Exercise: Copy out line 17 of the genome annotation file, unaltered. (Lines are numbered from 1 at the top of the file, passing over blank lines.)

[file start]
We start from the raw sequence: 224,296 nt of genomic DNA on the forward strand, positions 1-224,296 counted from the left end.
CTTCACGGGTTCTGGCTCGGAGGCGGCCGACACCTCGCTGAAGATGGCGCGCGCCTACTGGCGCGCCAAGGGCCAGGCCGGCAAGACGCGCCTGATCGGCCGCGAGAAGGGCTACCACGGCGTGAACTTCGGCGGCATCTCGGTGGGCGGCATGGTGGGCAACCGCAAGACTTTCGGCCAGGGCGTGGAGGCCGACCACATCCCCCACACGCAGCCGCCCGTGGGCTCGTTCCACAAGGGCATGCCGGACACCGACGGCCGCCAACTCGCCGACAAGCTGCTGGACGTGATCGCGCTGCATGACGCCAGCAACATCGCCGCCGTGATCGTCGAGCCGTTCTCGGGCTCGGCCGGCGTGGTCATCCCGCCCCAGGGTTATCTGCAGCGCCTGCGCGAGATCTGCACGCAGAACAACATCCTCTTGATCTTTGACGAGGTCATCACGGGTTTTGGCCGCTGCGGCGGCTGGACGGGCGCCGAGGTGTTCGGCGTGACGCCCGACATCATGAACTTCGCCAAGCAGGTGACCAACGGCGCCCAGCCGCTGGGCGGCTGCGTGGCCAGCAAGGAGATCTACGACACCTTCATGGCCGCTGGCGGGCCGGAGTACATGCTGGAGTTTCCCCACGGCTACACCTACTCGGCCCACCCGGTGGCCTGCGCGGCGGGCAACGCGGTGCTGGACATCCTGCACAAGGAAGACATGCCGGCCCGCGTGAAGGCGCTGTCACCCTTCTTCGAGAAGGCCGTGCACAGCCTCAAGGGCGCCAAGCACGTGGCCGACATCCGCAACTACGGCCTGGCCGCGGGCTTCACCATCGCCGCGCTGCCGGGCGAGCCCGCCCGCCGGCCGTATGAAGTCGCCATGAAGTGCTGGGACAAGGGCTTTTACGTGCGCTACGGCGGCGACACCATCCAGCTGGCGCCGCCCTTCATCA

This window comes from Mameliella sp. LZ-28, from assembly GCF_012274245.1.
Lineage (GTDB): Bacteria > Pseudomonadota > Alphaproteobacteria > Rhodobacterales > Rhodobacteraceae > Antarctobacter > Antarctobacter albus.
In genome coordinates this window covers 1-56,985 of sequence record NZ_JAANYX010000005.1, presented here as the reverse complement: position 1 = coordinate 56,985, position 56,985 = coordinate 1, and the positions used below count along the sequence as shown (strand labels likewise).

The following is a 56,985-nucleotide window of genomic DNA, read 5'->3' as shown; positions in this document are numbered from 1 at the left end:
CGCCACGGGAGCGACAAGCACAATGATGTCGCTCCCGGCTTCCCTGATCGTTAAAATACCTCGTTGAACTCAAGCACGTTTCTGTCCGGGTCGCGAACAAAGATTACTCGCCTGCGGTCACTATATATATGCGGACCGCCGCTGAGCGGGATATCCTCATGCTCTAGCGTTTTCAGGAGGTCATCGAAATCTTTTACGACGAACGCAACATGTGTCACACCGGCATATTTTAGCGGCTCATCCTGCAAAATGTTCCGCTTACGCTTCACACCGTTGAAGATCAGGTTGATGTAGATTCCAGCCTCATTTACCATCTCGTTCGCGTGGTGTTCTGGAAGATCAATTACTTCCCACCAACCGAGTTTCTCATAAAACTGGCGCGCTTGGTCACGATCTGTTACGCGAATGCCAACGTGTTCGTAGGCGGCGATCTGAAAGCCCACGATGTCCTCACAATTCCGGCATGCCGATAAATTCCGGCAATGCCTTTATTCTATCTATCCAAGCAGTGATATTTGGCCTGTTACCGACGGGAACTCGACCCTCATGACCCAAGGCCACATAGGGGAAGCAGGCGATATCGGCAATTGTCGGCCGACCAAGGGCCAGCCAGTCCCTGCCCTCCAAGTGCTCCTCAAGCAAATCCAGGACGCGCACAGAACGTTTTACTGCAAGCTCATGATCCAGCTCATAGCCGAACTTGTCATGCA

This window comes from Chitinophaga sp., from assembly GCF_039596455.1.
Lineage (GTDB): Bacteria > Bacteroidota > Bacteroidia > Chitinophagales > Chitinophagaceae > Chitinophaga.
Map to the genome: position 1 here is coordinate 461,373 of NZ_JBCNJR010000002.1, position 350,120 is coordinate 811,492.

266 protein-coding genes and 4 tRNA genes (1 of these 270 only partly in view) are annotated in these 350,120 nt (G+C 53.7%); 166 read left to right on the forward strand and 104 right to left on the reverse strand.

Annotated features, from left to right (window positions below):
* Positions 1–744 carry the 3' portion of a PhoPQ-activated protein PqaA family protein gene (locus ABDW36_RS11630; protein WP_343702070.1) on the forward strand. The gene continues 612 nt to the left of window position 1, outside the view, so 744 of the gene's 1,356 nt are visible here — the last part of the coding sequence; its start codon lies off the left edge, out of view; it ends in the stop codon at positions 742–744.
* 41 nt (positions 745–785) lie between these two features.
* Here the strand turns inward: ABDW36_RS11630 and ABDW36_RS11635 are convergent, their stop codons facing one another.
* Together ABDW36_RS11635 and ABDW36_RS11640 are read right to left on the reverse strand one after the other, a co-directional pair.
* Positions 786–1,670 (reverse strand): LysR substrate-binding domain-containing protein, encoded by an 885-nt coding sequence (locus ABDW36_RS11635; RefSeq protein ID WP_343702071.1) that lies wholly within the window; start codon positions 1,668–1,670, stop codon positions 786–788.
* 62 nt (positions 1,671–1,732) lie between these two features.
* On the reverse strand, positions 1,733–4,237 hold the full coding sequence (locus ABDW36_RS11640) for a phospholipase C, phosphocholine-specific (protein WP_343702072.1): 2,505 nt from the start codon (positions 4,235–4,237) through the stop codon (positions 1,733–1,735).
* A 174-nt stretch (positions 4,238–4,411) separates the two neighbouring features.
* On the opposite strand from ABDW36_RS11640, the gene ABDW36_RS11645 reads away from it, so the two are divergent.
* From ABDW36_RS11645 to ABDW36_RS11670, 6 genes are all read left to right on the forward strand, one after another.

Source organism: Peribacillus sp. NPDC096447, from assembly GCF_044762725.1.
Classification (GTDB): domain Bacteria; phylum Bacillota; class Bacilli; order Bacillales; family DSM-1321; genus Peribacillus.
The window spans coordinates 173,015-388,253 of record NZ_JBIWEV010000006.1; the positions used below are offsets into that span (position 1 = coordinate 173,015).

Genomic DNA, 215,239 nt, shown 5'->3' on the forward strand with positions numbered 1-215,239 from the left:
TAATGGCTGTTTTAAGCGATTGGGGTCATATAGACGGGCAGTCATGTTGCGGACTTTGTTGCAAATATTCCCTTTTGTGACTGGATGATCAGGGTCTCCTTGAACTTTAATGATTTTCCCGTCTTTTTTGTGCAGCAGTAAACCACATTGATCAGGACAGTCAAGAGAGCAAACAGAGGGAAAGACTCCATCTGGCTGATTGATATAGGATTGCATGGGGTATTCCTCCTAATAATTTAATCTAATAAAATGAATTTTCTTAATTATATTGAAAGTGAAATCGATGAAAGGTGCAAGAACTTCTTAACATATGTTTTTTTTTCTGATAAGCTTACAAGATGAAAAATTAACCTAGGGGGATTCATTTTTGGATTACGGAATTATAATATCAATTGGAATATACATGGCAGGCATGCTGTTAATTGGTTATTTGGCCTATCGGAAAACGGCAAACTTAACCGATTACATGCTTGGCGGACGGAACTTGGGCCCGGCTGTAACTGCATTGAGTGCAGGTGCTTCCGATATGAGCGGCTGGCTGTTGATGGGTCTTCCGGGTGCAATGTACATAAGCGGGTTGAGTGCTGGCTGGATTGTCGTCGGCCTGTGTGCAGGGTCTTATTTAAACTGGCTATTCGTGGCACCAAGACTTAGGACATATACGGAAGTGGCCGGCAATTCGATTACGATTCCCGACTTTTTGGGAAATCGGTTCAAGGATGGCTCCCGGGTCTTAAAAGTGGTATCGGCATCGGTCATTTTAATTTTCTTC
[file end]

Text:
* Positions 786–1,670 (reverse strand): LysR substrate-binding domain-containing protein, encoded by an 885-nt coding sequence (locus ABDW36_RS11635; RefSeq protein ID WP_343702071.1) that lies wholly within the window; start codon positions 1,668–1,670, stop codon positions 786–788.